In particular, controversy continues to surround the FDA's methods for assessing in vivo bioequivalence between the generic and innovator products.5 Some scientists and clinicians have expressed the opinion that the FDA's current bioequivalence standards may not be sufficient for certain patient populations being treated with certain classes of drugs (notably, antiepileptic drugs and/or drugs with a narrow therapeutic index), drugs that display variable absorption patterns, or drugs with nonlinear pharmacokinetics.15-17 Some of the controversy arises from misunderstanding of the FDA's statistical methods for determining bioequivalence.5-7,18 This article discusses the rationale underlying the FDA's present approach for determining in vivo bioequivalence and presents data from bioequivalence studies of generic drugs approved over a 12-year period to evaluate how the FDA's bioequivalence approach performs in ensuring that the pharmacokinetic profiles of generic drugs closely approximate those of the innovator products.
The FDA requires an applicant submitting an Abbreviated New Drug Application (ANDA) for a generic drug to demonstrate that its product is bioequivalent to the corresponding reference "listed drug."1 Bioequivalence means that the generic drug and the reference drug will reach the systemic circulation at an equivalent relative rate and extent-in other words, the 2 drug products' dosage forms should produce equivalent drug concentration-time profiles in the blood. Generic applicants submitting ANDAs for systemically active solid oral dosage forms are required to submit one or more bioequivalence studies in which human subjects are given the generic or reference product and drug concentrations in the blood are measured and analyzed statistically. The ANDA process as established by the Hatch-Waxman Amendments does not require generic drug manufacturers to submit nonclinical or clinical studies to establish the safety and efficacy of the active ingredient. This is because these safety and efficacy data were previously documented during the approval process for the innovator product. It is assumed that, if the active ingredient was shown to be safe and effective after it is absorbed into the bloodstream, any drug product giving rise to blood concentrations of active ingredient to the same rate and extent will produce the same effect.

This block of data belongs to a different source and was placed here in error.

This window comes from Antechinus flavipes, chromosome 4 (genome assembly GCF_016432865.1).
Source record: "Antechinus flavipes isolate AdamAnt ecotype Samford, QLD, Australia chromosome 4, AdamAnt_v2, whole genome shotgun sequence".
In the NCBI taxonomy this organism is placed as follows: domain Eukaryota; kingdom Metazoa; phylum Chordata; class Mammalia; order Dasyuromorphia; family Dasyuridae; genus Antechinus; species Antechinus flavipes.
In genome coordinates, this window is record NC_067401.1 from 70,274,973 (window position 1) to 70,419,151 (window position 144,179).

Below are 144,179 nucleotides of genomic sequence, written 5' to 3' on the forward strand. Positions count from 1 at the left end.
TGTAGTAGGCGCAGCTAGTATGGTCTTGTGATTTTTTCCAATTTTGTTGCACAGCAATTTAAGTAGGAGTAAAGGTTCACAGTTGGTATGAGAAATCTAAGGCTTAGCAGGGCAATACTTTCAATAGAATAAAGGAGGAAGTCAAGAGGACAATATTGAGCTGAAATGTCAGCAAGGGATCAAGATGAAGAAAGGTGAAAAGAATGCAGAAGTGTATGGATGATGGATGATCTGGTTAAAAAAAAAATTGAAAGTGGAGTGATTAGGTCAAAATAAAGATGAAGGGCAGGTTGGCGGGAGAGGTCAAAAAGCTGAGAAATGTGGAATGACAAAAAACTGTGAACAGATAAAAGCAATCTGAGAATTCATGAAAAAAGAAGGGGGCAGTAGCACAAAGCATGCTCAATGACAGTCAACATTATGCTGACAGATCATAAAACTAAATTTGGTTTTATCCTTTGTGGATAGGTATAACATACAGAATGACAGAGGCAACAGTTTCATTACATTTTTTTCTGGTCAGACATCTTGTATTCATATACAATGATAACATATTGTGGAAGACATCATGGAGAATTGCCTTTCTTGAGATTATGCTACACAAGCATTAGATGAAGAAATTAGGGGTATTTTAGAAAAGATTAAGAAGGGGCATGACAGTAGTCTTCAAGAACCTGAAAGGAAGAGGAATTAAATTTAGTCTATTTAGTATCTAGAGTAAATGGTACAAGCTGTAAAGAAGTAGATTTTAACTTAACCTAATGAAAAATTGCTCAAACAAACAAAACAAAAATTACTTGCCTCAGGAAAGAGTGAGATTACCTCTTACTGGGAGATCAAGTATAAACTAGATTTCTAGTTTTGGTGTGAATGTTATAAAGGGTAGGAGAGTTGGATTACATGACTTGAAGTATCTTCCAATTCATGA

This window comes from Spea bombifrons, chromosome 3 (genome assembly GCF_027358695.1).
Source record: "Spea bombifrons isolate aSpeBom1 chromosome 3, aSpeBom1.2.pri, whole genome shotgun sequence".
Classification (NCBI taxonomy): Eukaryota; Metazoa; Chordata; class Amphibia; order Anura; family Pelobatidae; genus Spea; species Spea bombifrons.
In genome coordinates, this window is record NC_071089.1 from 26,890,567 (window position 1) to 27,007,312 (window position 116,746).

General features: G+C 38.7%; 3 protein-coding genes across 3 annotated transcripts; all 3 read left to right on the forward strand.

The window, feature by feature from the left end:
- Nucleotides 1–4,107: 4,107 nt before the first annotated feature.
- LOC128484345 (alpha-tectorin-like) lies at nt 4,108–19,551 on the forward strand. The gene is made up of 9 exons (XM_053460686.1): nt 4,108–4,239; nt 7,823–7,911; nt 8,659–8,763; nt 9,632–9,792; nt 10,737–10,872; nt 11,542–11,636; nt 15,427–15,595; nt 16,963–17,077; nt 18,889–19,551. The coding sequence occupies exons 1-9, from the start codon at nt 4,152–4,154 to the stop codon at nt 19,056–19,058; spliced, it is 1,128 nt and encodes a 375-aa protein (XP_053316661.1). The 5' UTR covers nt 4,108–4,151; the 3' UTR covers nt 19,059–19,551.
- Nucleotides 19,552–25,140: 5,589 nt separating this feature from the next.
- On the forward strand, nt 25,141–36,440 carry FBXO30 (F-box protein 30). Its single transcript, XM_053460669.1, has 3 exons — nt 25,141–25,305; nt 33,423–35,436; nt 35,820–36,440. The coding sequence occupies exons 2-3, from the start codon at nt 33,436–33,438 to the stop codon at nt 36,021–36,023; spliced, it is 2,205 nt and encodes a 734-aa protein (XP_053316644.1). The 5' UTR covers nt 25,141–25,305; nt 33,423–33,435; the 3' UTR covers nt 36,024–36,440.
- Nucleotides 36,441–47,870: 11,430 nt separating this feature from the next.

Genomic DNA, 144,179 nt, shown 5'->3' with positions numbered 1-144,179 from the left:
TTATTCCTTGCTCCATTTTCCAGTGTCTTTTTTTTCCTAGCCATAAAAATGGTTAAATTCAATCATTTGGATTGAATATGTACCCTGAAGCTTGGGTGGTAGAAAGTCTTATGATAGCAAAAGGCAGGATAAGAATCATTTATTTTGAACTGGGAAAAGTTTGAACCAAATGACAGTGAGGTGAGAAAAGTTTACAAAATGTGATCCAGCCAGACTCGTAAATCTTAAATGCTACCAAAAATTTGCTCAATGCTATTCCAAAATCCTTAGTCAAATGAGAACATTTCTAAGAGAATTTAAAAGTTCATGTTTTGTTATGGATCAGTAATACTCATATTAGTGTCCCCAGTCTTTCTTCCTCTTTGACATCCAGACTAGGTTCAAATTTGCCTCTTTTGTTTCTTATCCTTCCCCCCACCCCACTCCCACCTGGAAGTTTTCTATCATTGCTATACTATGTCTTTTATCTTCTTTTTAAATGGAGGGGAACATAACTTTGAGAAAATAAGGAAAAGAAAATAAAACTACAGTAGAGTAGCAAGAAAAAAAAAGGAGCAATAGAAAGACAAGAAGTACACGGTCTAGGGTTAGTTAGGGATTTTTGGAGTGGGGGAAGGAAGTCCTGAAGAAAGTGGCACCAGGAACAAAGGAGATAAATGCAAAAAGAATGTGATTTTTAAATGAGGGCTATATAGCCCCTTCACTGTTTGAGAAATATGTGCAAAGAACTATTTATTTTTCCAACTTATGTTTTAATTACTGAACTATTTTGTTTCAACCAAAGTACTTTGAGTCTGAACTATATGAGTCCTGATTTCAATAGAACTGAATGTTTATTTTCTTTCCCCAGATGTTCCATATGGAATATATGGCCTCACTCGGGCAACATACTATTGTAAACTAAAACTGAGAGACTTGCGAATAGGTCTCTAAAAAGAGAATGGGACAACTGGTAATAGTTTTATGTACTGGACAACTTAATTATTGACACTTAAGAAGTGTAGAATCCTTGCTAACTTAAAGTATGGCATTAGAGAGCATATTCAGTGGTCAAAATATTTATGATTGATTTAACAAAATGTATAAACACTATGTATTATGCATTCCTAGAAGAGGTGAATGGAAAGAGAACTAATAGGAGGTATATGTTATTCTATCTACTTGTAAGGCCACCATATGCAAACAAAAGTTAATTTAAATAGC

Bioequivalence studies are generally conducted in healthy male and female adults under standardized conditions. In some cases it is necessary to use patients for reasons of safety (eg, bioequivalence studies of oncology drug products are conducted in patients with cancer).19 Most bioequivalence studies use a 2-way crossover design. If the drug has a long plasma half-life, it may be more suitable to use a randomized parallel study design.20,21
The appropriate number of subjects for a bioequivalence study can be determined based on previous knowledge of the innovator drug's pharmacokinetic variability. In general, the number of subjects should be adequate to detect a 20% difference in the measured bioequivalence parameters with 80% certainty.22 The FDA recommends that investigators enroll a minimum of 12 subjects23-most studies submitted to the Office of Generic Drugs enroll from 24 to 36 subjects. The FDA asks investigators to conduct single-dose bioequivalence studies because it has been shown that these are more sensitive to detecting differences in formulation performance than are multiple-dose studies.20,21,24-27 However, it is sometimes necessary to conduct a multiple-dose bioequivalence study at steady-state, for example, if the bioequivalence study is conducted in patients.28
It is recognized that a drug's maximum concentration (Cmax) is an indirect measure of the rate of absorption; for example, changes in the rate of absorption influence Cmax only minimally.5 In addition, Cmax is influenced both by the blood sampling scheme and by the extent of absorption, and as a result there is a strong correlation between total area under the plasma concentration versus time curve (AUC) and Cmax. Cmax tends to be more variable than AUC in bioequivalence studies.29 Nonetheless, the FDA considers Cmax to be the most clinically appropriate parameter for assessing the rate of absorption and may relate to a drug's toxicity and/or efficacy.20,30
Most bioequivalence studies are conducted on the highest strength of a drug product line, unless it is necessary to use a lower strength for safety reasons. Use of the highest strength is particularly critical for drugs that display nonlinear kinetics because of nonlinear (usually capacity-limited) elimination or presystemic metabolism, for which the extent of absorption increases more than proportionally with an increase in dose.31,32 For such drugs, small differences in the rate of absorption can have substantial effects on the AUC. Thus, using the highest strength, or, in some cases, the highest starting dose-so that pharmacokinetics are in the nonlinear range-in bioequivalence studies33 ensures that a generic formulation will not pass bioequivalence acceptance criteria unless it is formulated to provide nearly the same rate and extent of exposure as the corresponding reference product. For drugs for which rate and/or extent of absorption increases less than proportionally with an increase in dose,32,34 the bioequivalence study will be most discriminating if conducted at the lowest strength or, if only one strength is marketed, at the lowest recommended dose.